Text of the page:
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“We are among the poor, the powerless, the inexperienced and the inarticulate”: Clyde Warrior’s Campaign for a “Greater Indian America”

“We are among the poor, the powerless, the inexperienced and the inarticulate”: Clyde Warrior’s... "We are among the poor, the powerless, the inexperienced and the inarticulate" Clyde Warrior's Campaign for a "Greater Indian America" paul mckenzie-jones The 1960s was a turbulent decade as cultures merged, clashed, and often created subcultures within American society. Mass protests, demonstrations, riots, and violence scarred the nation's psyche as America's youth, of all colors and creeds, demanded a new style of leadership and new rules for living. One such activist was Clyde Warrior (Ponca), a founding member of the National Indian Youth Council (NIYC). Warrior was a leading influence upon the generation of college-educated Indians who participated in the Red Power movement of the 1960s. Long before "Red Power" became the jingoistic slogan of the American Indian Movement at the end of the 1960s and in the early 1970s, Warrior and NIYC cofounder, Mel Thom (Paiute), adopted the phrase as a tongue-in-cheek response to the Black Power movement. Although he always disputed the idea, to many people Warrior was not only an advocate of American Indian rights until his tragically early death in 1968 but the leader of the Red Power movement.1 Warrior's many speeches and articles bristled with anger at federal imposition upon and colonial administration http://www.deepdyve.com/assets/images/DeepDyve-Logo-lg.png The American Indian Quarterly University of Nebraska Press

“We are among the poor, the powerless, the inexperienced and the inarticulate”: Clyde Warrior’s Campaign for a “Greater Indian America”

The American Indian Quarterly , Volume 34 (2) – Apr 2, 2010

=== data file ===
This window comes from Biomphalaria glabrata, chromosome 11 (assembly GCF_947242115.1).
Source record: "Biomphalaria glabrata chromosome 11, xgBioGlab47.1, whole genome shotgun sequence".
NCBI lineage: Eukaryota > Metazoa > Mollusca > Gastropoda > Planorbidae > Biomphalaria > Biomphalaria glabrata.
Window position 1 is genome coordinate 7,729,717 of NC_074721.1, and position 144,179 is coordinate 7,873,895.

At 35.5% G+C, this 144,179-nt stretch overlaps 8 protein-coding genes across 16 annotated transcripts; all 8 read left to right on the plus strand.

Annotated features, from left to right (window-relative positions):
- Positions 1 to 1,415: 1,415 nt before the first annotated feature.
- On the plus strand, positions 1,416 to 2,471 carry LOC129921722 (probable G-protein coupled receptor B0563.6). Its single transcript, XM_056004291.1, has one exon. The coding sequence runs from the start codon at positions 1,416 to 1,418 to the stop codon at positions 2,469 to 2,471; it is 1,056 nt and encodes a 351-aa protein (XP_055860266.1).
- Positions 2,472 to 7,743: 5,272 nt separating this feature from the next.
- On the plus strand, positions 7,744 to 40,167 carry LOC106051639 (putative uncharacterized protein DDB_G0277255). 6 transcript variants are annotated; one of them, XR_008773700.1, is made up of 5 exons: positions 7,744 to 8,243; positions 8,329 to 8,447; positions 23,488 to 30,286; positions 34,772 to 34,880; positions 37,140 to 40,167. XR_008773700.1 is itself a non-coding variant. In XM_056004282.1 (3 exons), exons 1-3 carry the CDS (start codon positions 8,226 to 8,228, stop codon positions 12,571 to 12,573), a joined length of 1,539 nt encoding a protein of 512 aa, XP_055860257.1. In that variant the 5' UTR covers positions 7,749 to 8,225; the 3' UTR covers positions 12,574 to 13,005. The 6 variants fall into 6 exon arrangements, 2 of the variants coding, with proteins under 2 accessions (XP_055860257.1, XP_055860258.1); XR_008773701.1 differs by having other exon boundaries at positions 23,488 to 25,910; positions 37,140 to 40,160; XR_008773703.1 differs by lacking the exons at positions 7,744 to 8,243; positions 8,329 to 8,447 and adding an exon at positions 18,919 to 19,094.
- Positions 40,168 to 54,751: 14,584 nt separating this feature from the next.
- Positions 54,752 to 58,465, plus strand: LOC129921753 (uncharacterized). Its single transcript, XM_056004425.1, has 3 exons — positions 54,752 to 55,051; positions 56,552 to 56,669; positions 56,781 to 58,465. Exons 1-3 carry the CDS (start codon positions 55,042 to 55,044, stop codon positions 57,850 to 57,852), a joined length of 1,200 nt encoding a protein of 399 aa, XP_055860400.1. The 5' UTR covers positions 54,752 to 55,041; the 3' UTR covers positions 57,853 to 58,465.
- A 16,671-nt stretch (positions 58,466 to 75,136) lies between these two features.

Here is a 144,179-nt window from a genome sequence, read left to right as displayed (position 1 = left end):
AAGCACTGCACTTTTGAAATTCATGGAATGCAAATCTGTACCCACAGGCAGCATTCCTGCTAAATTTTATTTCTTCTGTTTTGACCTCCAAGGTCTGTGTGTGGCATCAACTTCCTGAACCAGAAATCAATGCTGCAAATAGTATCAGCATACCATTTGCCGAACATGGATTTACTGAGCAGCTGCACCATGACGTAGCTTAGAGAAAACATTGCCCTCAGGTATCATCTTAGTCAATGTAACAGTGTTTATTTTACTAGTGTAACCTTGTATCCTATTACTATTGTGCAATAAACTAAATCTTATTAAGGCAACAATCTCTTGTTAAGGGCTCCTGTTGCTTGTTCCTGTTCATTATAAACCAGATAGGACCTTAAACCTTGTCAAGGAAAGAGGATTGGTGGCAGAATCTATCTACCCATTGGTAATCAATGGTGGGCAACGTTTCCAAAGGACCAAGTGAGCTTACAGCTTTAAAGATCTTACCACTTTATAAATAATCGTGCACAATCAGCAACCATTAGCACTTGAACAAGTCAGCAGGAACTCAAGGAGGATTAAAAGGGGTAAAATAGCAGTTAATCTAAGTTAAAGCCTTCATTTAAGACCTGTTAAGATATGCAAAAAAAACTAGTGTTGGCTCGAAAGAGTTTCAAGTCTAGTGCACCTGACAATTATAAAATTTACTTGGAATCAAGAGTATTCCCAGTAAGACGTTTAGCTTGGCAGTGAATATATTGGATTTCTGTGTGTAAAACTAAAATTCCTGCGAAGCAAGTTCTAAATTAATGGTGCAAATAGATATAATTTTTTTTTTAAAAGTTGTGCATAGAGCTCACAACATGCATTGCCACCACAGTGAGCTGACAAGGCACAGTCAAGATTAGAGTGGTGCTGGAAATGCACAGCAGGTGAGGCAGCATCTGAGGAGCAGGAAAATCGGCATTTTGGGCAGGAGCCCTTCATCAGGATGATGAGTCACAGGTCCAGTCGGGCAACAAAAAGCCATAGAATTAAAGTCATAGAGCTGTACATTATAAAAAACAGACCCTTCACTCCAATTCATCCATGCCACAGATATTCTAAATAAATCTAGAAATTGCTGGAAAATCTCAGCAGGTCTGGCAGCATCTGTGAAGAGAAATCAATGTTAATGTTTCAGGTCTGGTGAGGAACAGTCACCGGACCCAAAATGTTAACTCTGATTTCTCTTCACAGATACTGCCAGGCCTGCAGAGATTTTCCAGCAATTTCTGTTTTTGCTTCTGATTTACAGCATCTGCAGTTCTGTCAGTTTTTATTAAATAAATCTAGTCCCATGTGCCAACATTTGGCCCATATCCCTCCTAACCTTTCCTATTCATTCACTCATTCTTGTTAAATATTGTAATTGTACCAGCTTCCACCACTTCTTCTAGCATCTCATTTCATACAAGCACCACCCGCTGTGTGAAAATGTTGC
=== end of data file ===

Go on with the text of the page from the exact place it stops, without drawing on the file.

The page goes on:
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Publisher
University of Nebraska Press
Copyright
Copyright © University of Nebraska Press
ISSN
1534-1828
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Abstract

"We are among the poor, the powerless, the inexperienced and the inarticulate" Clyde Warrior's Campaign for a "Greater Indian America" paul mckenzie-jones The 1960s was a turbulent decade as cultures merged, clashed, and often created subcultures within American society. Mass protests, demonstrations, riots, and violence scarred the nation's psyche as America's youth, of all colors and creeds, demanded a new style of leadership and new rules for living. One such activist was Clyde Warrior (Ponca), a founding member of the National Indian Youth Council (NIYC). Warrior was a leading influence upon the generation of college-educated Indians who participated in the Red Power movement of the 1960s. Long before "Red Power" became the jingoistic slogan of the American Indian Movement at the end of the 1960s and in the early 1970s, Warrior and NIYC cofounder, Mel Thom (Paiute), adopted the phrase as a tongue-in-cheek response to the Black Power movement. Although he always disputed the idea, to many people Warrior was not only an advocate of American Indian rights until his tragically early death in 1968 but the leader of the Red Power movement.1 Warrior's many speeches and articles bristled with anger at federal imposition upon and colonial administration

Journal

The American Indian QuarterlyUniversity of Nebraska Press

Published: Apr 2, 2010

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